Mark Shell, Harvard University professor of Comparative Literature

The words we use and the language we use to say those words are critical components of our messages, according to Mark Shell, Harvard University professor of Comparative Literature.

Shell spoke with a group gathered today in the Tivoli’s Multicultural Lounge to dicuss multilingualism.

As Americans, Shell said, we are choosing to unlearn the language of our youth in favor for knowing partial English.

He described how universities are becoming a place where language education teaches basic skills of written English and nothing else. Other languages are becoming non-existent in universities today by way of foreign language departments disappearing, said Shell.

Shell stated studies have shown that fully bilingual students are more intelligent than their single-lingual counterparts. He also said that Americans need to understand English better to begin to understand other languages. There is a problem across the country, he said, with people attempting to speak two languages while not truly understanding and speaking one language.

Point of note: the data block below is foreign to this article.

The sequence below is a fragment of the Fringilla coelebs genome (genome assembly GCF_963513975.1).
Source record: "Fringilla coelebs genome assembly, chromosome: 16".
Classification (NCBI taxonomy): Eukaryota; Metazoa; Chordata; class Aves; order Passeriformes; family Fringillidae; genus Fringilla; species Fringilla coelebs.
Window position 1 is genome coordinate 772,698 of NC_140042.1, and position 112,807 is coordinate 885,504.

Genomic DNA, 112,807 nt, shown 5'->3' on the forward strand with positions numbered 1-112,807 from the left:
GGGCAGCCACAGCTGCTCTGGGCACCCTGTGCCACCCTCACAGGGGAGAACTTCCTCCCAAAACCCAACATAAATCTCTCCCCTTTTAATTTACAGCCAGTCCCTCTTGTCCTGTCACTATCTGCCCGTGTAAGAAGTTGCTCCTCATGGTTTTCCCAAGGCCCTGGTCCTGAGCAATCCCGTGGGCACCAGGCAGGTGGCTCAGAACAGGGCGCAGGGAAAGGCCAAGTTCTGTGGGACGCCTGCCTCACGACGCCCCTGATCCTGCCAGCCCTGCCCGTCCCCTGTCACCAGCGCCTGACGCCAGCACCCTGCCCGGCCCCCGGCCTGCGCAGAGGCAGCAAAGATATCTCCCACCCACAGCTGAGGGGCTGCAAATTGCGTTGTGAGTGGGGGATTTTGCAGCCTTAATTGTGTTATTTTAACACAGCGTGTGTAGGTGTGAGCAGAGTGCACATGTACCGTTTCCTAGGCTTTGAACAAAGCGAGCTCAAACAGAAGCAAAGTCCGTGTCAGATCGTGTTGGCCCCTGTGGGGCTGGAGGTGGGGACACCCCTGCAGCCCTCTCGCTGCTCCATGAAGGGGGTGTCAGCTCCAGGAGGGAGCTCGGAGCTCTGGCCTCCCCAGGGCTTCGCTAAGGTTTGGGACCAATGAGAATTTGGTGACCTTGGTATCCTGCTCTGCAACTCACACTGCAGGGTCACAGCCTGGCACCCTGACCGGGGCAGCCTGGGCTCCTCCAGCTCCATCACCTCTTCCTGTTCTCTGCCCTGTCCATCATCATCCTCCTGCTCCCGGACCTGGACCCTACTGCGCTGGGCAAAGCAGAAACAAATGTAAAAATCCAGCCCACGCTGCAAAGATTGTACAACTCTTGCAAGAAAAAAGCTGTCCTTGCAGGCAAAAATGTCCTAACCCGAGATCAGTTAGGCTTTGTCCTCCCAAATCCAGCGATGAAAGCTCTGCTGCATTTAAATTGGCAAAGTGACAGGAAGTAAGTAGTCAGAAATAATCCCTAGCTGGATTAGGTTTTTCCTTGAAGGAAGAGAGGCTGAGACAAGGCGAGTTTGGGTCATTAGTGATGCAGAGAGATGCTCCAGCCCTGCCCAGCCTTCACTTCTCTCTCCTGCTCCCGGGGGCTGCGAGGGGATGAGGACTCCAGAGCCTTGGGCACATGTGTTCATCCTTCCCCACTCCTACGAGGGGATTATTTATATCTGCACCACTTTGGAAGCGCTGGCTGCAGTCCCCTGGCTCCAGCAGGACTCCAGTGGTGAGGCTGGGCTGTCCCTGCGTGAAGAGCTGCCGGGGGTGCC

Although there are many different languages that are being spoken on campuses across the country, such as CU Denver, they are not multilingual campuses but multicultural instead. Shell concluded with the idea that there always is going to be tension between knowing multiple languages and knowing no particular language overall.

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